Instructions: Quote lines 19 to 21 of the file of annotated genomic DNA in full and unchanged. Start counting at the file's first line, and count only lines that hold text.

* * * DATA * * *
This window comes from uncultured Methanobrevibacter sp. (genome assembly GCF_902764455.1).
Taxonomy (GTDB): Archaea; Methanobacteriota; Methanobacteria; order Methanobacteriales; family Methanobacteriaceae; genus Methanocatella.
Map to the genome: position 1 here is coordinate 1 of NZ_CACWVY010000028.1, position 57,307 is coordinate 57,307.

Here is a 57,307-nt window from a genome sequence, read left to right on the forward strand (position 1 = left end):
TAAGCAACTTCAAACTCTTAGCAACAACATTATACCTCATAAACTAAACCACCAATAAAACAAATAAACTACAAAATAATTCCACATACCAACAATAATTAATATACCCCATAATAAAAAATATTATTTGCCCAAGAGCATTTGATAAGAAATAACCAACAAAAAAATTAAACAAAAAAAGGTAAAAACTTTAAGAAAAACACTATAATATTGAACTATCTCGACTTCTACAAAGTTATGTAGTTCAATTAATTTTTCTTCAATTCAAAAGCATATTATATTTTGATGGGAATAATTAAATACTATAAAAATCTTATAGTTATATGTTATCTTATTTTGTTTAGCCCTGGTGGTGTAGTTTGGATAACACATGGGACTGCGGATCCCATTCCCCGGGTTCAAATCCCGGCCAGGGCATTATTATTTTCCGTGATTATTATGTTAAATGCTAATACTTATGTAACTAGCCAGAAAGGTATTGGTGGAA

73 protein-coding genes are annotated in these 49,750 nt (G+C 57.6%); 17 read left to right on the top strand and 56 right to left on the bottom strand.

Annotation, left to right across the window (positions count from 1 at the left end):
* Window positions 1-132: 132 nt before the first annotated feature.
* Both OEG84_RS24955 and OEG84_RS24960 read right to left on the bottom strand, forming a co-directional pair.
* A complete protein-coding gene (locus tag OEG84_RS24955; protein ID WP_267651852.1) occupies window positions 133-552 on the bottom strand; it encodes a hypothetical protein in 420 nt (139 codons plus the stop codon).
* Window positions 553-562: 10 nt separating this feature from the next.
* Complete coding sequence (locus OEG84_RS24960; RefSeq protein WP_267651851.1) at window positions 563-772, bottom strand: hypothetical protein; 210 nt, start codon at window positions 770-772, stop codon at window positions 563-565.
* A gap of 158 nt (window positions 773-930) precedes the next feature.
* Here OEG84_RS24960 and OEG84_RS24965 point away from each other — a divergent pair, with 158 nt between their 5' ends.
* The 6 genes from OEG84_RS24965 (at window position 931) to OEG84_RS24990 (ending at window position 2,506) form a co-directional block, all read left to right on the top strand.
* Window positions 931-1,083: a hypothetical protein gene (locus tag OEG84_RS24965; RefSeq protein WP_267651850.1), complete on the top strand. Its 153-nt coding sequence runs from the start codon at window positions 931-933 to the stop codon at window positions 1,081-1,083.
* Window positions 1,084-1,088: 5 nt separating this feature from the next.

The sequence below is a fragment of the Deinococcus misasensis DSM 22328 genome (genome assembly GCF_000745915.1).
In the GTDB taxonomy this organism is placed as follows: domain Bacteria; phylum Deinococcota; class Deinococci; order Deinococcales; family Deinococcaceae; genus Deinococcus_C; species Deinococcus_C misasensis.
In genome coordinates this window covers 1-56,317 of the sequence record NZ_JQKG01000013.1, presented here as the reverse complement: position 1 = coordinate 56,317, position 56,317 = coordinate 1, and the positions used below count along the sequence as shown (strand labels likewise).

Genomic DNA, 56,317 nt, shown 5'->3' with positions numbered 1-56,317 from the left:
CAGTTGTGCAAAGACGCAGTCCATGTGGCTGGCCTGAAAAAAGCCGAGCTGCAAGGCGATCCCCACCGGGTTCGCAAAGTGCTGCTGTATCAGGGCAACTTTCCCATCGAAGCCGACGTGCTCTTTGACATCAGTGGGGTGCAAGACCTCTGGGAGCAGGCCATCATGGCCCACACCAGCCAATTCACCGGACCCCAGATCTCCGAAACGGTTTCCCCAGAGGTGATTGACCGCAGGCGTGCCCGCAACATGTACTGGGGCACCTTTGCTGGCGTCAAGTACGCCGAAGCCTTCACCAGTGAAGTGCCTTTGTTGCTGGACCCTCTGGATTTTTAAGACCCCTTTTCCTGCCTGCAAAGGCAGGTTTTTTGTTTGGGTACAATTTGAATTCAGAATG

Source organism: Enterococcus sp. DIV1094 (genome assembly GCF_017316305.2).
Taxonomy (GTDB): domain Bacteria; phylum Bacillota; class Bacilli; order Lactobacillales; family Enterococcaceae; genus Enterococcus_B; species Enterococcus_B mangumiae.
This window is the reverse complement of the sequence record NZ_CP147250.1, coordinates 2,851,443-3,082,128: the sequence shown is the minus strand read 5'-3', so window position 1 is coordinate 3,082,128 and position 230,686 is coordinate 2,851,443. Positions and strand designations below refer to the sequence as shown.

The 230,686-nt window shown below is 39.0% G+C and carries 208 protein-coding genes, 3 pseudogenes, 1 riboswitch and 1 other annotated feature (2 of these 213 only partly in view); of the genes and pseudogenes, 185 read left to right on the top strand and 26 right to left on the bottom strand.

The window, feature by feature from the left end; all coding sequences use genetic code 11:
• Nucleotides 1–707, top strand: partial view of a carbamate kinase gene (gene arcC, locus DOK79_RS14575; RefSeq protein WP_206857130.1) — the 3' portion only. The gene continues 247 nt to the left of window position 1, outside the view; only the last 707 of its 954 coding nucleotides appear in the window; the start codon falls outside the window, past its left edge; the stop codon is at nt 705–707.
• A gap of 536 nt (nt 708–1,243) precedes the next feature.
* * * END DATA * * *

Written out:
In the GTDB taxonomy this organism is placed as follows: domain Bacteria; phylum Deinococcota; class Deinococci; order Deinococcales; family Deinococcaceae; genus Deinococcus_C; species Deinococcus_C misasensis.
In genome coordinates this window covers 1-56,317 of the sequence record NZ_JQKG01000013.1, presented here as the reverse complement: position 1 = coordinate 56,317, position 56,317 = coordinate 1, and the positions used below count along the sequence as shown (strand labels likewise).

Genomic DNA, 56,317 nt, shown 5'->3' with positions numbered 1-56,317 from the left: